Skip to main content

Social Security Disability- How to Apply

Posted by attorney David Henson

How to Apply for Social Security Disability Every day clients ask us how to apply for Social Security Disability benefits. If you are asking the same questions, these tips can help you navigate the process. There are four main ways that you can apply for disability benefits through the Social Security Administration. First, call the Social Security Administration at one eight hundred -- seven, seven, two -- one, two, one, three. The Social Security Administration will arrange a time for you to conduct a telephone interview with a disability representative who will fill out your initial application over the phone. Second, you can visit your local Social Security Administration office. There, they will schedule an in-person interview to complete your initial application. Third, if you have Internet access, go to www-dot-socialsecurity-dot-gov and fill out an application electronically. Or finally, you can contact a North Carolina Social Security Disability attorney from HensonFuerst to help you apply. While most of our clients apply on their own, we are happy to help you start the process. No matter how you choose to apply, there are several documents you need to have on hand. Ideally, you should have your medical information, such as the names, addresses, phone numbers, and patient ID numbers for all the doctors, hospitals, and clinics you've visited since your disability began. You should also have documentation of the dates you visited these facilities—if you don't, try to remember the dates to the best of your ability. You also need the names of any and all medicines you are taking, with dosages. It's also a good idea to have copies of any medical records in your possession when you apply. In addition, you will need an original or certified copy of your birth certificate. If you were born in another country, you need proof of U.S. citizenship or legal residency. If you were in the military service, you'll need the original or certified copy of your military discharge papers for all periods of active duty—that's form D,D-two, fourteen. If you worked, have your W-two Form from last year, or if you were self-employed, your federal income tax return—that's the ten-forty and Schedules C and SE forms. For anyone who filed a workers' compensation claim, you'll need to know the date of your injury, the claim number, and proof of payment amounts. Other basic information you need on hand, includes your social security numbers for your spouse and minor children; your checking and/or savings account numbers (if you have accounts); and a list of the kinds of jobs, names of employers, and dates you worked in the fifteen years before you became unable to work. The more information and documentation of these items you can provide the better. We've found over the years that a complete and thorough application can greatly increase your chances for approval.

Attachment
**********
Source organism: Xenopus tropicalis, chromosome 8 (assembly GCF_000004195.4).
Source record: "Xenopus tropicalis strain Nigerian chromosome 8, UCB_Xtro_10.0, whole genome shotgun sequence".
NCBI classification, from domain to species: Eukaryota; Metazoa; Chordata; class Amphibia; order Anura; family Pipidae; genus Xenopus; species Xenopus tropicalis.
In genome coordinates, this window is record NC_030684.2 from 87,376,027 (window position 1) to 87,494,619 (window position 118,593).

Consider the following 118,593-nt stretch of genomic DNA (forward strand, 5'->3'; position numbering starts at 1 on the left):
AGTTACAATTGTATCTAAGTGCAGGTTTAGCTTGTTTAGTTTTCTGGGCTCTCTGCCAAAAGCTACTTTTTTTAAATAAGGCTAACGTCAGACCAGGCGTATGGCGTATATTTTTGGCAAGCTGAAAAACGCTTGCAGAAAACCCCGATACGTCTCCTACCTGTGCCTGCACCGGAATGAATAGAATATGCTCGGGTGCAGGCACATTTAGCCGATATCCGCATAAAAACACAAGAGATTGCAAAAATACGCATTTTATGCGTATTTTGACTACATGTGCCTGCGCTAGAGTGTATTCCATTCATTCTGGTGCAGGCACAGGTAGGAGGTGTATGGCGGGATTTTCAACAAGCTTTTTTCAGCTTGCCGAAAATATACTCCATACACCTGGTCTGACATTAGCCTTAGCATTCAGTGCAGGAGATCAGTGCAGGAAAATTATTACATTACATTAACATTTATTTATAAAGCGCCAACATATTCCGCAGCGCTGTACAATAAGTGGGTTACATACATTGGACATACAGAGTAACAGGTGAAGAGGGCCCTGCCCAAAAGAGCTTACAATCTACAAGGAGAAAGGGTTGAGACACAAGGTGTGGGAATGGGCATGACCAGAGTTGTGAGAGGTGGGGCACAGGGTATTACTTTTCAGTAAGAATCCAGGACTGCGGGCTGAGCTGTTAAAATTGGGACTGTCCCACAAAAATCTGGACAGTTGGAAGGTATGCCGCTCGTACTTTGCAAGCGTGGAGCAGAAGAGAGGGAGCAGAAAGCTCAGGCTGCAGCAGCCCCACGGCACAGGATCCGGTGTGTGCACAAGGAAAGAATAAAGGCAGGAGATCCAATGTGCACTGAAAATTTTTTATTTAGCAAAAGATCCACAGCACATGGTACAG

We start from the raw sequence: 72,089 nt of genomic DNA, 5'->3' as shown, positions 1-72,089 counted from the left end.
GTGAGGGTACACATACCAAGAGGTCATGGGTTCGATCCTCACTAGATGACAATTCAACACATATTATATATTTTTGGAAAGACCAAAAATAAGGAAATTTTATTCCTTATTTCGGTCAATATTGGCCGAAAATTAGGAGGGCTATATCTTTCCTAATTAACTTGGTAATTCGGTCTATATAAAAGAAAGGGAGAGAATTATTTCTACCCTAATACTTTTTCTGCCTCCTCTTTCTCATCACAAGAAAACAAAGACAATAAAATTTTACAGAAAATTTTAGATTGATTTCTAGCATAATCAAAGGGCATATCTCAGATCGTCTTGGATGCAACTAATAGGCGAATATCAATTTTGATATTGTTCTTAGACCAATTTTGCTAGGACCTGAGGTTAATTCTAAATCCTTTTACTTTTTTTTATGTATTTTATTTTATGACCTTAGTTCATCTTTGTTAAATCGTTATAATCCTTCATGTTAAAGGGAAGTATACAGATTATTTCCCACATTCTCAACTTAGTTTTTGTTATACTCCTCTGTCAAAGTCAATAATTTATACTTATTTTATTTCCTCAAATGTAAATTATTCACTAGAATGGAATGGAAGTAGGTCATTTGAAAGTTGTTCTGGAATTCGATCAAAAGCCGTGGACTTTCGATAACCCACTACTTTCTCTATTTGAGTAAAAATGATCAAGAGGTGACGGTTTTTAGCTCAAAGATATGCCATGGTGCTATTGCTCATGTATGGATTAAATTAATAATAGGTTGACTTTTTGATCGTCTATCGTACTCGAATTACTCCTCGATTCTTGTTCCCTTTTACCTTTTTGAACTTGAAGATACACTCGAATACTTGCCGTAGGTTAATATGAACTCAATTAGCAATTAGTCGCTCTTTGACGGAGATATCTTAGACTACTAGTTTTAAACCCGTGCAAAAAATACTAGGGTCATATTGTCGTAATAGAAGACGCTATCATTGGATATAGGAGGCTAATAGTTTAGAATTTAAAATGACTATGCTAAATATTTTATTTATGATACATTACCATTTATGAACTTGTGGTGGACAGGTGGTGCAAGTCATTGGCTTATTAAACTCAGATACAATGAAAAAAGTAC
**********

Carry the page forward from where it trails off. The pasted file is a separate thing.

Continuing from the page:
*** Principal Office of Henson & Fuerst, PA: 2501 Blue Ridge Road, Raleigh, NC 27607 ***

Additional resources provided by the author

Author of this guide:

Was this guide helpful?

Recommended articles about Employment

Can't find what you're looking for?

Post a free question on our public forum.

Ask a Question

- or -

Search for lawyers by reviews and ratings.

Find a Lawyer